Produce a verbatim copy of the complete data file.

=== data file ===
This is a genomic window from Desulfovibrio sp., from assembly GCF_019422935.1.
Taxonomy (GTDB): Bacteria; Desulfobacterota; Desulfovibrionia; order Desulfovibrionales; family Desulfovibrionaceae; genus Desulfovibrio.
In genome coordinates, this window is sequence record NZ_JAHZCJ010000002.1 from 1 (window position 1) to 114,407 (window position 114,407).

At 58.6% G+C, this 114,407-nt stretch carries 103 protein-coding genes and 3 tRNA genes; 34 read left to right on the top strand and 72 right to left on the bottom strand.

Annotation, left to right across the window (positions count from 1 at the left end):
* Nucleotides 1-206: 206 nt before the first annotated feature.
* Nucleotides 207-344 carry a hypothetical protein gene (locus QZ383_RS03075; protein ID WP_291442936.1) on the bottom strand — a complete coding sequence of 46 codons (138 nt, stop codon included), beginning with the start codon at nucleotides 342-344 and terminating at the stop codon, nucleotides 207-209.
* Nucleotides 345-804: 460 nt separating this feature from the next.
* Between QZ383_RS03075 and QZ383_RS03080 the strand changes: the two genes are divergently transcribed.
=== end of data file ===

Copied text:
This is a genomic window from Desulfovibrio sp., from assembly GCF_019422935.1.
Taxonomy (GTDB): Bacteria; Desulfobacterota; Desulfovibrionia; order Desulfovibrionales; family Desulfovibrionaceae; genus Desulfovibrio.
In genome coordinates, this window is sequence record NZ_JAHZCJ010000002.1 from 1 (window position 1) to 114,407 (window position 114,407).

At 58.6% G+C, this 114,407-nt stretch carries 103 protein-coding genes and 3 tRNA genes; 34 read left to right on the top strand and 72 right to left on the bottom strand.

Annotation, left to right across the window (positions count from 1 at the left end):
* Nucleotides 1-206: 206 nt before the first annotated feature.
* Nucleotides 207-344 carry a hypothetical protein gene (locus QZ383_RS03075; protein ID WP_291442936.1) on the bottom strand — a complete coding sequence of 46 codons (138 nt, stop codon included), beginning with the start codon at nucleotides 342-344 and terminating at the stop codon, nucleotides 207-209.
* Nucleotides 345-804: 460 nt separating this feature from the next.
* Between QZ383_RS03075 and QZ383_RS03080 the strand changes: the two genes are divergently transcribed.